There is perhaps no single image more synonymous with quality and integrity than the USDA organic seal. Its presence means you’re getting a product grown without harmful chemicals, GMOs, or antibiotics. But just what does the certification process entail? What are the requirements? What makes certified organic Certified Organic?
At its most basic level, organic certification is a means of regulating and facilitating the sale of organic products. Organic certification helps discourage fraud, promote quality, and increase commerce. Through the use and implementation of a series of stringent metrics, the USDA ensures that consumers have access to high-quality, natural goods.
Some of these standards include:
- Keeping organic products separated from non-organic ones.
- Maintaining detailed records.
- Ensuring farmland has not used prohibited synthetic chemicals for three years or more.
- Avoiding synthetic chemical inputs; i.e. fertilizer, pesticides, antibiotics, food additives, GMOs, irradiation.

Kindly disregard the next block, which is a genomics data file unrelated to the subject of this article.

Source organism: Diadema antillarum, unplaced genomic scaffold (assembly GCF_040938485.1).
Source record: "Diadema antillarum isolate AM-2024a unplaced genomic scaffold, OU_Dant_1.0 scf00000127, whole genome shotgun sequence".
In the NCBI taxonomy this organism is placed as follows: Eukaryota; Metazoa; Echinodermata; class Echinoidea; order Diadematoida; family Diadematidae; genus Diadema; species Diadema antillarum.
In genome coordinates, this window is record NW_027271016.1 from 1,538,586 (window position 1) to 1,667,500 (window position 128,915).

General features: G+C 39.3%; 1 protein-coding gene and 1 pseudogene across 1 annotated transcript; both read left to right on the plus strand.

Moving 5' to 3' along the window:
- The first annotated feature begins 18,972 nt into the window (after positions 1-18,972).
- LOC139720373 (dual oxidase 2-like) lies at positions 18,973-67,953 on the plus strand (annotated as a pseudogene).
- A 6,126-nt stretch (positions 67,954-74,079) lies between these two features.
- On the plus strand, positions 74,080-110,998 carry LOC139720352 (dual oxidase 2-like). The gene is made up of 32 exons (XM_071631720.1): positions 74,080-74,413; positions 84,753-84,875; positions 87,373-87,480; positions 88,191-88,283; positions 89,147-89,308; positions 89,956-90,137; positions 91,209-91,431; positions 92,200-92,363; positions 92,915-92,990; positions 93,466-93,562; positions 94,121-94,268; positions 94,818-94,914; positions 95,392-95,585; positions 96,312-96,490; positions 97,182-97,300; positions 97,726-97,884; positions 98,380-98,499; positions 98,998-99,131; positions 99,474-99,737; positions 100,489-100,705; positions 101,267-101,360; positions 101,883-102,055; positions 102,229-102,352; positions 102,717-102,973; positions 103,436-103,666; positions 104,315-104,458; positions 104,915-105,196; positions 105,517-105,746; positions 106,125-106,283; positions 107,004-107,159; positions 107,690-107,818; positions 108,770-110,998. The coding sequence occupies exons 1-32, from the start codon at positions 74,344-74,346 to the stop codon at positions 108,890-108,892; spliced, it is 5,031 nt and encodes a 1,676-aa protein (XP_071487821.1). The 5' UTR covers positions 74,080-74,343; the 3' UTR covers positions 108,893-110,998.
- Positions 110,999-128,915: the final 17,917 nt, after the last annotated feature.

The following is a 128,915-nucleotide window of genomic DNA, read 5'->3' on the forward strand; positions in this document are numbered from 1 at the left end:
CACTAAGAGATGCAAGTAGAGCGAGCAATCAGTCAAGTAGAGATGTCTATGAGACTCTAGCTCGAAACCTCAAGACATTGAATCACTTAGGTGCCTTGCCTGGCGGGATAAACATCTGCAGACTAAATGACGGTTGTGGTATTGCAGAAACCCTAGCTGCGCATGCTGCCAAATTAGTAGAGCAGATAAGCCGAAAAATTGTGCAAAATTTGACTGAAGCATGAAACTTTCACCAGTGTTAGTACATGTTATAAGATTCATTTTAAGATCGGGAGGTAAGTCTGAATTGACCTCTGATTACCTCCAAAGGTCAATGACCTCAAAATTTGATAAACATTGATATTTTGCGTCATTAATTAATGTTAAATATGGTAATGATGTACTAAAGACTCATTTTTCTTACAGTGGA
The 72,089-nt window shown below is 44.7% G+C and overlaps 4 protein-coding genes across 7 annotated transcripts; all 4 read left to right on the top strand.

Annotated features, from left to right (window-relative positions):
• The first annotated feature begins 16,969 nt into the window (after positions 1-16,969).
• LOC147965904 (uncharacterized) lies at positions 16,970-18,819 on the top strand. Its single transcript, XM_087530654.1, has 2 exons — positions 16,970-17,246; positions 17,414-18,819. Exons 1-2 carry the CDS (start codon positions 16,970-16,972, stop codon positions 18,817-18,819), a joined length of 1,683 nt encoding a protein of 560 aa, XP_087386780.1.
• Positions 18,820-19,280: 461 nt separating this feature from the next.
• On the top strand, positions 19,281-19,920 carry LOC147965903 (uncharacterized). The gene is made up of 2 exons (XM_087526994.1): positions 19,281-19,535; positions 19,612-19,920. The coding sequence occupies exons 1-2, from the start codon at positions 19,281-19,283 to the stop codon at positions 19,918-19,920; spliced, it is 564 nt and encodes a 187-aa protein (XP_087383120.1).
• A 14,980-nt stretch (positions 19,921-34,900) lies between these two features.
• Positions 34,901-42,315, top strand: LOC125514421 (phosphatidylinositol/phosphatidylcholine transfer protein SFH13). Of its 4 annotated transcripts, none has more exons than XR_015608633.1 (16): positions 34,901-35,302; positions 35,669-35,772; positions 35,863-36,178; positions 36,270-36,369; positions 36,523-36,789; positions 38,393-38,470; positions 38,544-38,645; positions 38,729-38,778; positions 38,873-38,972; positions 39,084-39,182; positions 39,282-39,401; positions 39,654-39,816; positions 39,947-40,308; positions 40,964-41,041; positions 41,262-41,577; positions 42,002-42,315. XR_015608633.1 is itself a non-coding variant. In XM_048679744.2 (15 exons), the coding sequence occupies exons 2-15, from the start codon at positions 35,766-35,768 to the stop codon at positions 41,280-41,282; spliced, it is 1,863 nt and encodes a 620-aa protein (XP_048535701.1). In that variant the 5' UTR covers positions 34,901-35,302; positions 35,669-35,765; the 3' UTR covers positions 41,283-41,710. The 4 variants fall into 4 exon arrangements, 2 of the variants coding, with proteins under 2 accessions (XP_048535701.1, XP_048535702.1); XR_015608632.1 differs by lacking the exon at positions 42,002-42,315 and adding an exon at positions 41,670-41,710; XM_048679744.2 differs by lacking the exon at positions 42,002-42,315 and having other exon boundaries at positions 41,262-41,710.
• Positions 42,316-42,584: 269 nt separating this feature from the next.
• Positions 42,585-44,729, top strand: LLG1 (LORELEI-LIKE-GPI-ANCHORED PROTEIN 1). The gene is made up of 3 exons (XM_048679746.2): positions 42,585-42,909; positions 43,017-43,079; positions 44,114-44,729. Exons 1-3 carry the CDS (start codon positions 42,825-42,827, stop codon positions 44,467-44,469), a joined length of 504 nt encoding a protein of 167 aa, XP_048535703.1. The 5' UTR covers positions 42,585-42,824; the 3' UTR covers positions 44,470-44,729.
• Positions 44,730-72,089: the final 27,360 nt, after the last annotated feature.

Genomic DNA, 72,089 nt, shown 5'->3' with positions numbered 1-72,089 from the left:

- Preventing the use of human sewage sludge fertilizer in the cultivation of plant or animal-feed.
- Preserve natural resources and biodiversity.
- Support animal health and welfare.
Qualifying for organic certification is an in-depth process that can span three years or more. A grower must first obtain an application through an accredited National Organic Program (NOP) agent. Once the application is reviewed and approved, the agent will schedule an inspection. The inspector assesses the farm’s condition, verifying the grower’s compliance with USDA organic regulations. Next, the inspector will write a report, either approving or denying the grower’s application. If approved, the grower need only pay the requisite fee before he/she can begin using the Certified Organic seal.
Organic certification is not only a great way of protecting the ecosystem, it’s also an excellent way of building trust between growers and consumers. And that’s what makes organic certification organic certification!